If you are like many people, you are perhaps puzzled how the government's most significant measure of inflation, the consumer price index (CPI), showed inflation slowing down in April to 0.2% (a pace of 2.4% per year) from 0.3% (a pace of 3.7% per year) in March. What about the price of food and gas? In fact, the most amusing statistic in the report is that according to the Bureau of Labor Statistics (BLS), gas prices fell 2.0% from March to April. In the same time period some saw unleaded gasoline go from $2.19 per gallon to $2.35 per gallon. So what is happening here?
The CPI numbers quoted above, as well as by most of the news media, represent seasonally adjusted (SA) numbers. Economists tend to look at most things through the lens of SA numbers. At certain times of the year, prices are expected to go up for a number of reasons. For example, the price of heating oil typically goes up in the winter as people need the commodity to heat their homes. It is for these reasons that economists typically adjust the month to month changes to try to gauge the main trend.
This is great in theory, but there is a big problem with this: seasonal trends are very hard to define. The seasonality exists alongside major trends from year to year, and the two effects are inherently difficult to separate. There are techniques that can be used to attempt to separate them (like the autoregressive integrated moving average used by the BLS), but each of these techniques do involve statistical error. This is the main reason that, in the real world away from economics textbooks, individual stock analysts and business managers avoid seasonally adjusted numbers if at all possible.
A more stable way of analyzing economic data, and data in general, is looking at year over year percent changes. When companies report quarterly earnings reports they nearly always speak in terms of year over year increases in revenue and earnings, not seasonally adjusted increases from the prior quarter. If you are comparing time period to time period, the seasonality is automatically adjusted for and one gets the true underlying trend of the business. By comparing current the year over year change to that of the prior period, one then can get a better sense of the underlying trend.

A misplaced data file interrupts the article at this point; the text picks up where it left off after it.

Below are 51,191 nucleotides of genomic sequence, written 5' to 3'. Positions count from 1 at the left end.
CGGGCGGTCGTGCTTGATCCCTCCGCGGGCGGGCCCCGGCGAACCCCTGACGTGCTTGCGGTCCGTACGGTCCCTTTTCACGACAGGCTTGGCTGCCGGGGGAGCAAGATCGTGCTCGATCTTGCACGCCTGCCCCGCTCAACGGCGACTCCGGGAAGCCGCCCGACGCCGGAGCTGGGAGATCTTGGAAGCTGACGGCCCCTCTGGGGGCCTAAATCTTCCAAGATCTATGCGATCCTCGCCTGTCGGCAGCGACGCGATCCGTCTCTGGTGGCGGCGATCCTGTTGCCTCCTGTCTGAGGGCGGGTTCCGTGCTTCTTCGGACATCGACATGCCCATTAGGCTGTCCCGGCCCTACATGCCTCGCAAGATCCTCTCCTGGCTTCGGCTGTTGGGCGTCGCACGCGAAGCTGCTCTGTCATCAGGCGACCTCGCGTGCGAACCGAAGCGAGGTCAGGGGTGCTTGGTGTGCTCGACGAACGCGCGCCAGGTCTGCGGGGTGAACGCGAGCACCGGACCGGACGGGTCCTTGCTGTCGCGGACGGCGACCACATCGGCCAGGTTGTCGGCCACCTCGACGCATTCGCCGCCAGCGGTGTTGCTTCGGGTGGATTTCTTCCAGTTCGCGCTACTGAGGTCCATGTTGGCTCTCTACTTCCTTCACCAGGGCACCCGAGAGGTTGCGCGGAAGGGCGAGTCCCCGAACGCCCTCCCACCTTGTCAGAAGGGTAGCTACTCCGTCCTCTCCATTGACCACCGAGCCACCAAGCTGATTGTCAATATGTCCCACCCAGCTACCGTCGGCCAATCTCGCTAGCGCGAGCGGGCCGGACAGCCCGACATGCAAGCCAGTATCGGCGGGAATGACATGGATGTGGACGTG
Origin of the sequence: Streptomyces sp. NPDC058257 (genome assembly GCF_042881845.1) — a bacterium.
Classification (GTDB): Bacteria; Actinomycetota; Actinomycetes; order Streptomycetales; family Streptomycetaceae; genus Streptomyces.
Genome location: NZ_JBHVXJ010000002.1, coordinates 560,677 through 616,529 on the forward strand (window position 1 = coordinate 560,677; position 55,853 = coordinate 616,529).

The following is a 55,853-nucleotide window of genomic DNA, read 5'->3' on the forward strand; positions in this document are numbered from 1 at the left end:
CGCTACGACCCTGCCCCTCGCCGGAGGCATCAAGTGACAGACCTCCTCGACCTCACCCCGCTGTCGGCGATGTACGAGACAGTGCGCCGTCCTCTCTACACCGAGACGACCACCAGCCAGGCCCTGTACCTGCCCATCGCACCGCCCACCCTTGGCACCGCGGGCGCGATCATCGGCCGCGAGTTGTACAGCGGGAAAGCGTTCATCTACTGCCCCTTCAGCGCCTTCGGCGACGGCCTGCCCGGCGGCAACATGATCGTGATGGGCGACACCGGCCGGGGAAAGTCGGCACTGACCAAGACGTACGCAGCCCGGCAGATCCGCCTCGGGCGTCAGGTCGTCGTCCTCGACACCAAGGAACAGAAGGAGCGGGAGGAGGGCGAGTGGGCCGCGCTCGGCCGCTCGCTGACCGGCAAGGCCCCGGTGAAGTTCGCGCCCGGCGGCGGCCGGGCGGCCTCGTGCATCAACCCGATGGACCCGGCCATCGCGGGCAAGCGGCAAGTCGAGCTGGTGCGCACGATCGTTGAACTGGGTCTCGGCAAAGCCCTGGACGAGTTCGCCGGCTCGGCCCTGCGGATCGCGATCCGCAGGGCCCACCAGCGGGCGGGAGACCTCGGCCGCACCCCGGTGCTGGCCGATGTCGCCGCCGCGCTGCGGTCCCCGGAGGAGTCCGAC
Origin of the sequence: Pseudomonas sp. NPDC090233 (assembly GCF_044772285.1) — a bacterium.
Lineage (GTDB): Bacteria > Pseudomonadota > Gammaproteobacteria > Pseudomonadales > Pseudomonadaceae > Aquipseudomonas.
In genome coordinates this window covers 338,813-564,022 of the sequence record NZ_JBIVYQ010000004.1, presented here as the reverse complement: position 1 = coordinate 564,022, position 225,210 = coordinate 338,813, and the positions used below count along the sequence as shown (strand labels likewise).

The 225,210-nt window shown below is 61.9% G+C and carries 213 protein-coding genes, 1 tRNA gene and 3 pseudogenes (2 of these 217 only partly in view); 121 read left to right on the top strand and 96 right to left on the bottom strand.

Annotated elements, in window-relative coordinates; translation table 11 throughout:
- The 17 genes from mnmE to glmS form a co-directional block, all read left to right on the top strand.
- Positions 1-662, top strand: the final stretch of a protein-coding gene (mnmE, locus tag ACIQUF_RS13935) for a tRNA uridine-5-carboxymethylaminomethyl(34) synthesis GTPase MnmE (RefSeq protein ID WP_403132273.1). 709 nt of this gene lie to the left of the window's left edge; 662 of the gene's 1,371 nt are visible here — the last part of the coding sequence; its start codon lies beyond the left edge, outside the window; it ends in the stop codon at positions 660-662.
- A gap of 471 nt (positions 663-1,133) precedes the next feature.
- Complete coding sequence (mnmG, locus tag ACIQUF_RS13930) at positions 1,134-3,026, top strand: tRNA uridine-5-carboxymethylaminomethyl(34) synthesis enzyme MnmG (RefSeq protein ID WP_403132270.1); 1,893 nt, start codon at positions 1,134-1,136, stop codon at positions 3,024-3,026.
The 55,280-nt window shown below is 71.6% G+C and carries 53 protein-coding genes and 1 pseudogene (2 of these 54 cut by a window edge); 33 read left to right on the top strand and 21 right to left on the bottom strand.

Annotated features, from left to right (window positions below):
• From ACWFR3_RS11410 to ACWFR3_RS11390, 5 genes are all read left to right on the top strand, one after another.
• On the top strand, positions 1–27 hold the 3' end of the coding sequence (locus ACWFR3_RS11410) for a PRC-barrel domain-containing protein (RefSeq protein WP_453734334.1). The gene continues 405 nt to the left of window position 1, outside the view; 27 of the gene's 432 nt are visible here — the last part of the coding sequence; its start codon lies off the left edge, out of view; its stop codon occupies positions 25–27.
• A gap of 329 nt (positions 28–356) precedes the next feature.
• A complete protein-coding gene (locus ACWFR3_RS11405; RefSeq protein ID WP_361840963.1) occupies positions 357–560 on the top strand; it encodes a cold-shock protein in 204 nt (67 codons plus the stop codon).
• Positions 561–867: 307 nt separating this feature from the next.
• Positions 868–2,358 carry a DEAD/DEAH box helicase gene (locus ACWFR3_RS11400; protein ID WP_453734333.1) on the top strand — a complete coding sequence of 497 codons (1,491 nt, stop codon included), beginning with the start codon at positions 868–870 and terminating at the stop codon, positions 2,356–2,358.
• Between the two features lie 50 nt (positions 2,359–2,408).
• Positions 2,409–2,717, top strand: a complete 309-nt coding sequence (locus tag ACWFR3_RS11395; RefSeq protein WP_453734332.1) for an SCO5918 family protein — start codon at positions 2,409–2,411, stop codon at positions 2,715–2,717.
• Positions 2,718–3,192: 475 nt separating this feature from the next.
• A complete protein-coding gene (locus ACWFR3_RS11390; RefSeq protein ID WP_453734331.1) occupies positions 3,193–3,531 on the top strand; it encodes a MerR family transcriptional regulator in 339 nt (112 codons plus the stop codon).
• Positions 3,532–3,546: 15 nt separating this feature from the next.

Applying this principal to the CPI, one can pull up the full press release from the BLS webpage (www.bls.gov) and look for the raw non-seasonally adjusted (NSA) numbers. For example, the unadjusted numbers for gasoline were up 20.7% from levels a year ago. In contrast, the year over year change in March was 26.0%. The report also indicates that the unadjusted percent change was 5.6% from March to April, which would probably be closer to recent experiences at the pump. So the overall message is that prices in gasoline in April were still going up, but not at as steep a rate as in March.
The most interesting analysis was on the headline CPI number. The stock market rally on the morning of the release was generally attributed by the media to the belief that inflation had been meaningfully reduced, with the annualized rate derived from the SA number down to 2.4%. However, according to the raw NSA data, not only were prices up 0.6% in absolute terms in April versus March, but the year over year growth in inflation was 3.9%. This compares to a 4.0% year over year increase in March. Considering the measurement errors in the statistic, the rate of inflation was essentially unchanged and still high in April.
This is a prime example of how economists' calculations can give a totally distorted view of the world. This is why next time you are looking at important economic numbers, examine the raw NSA numbers and take the SA numbers with a grain of salt.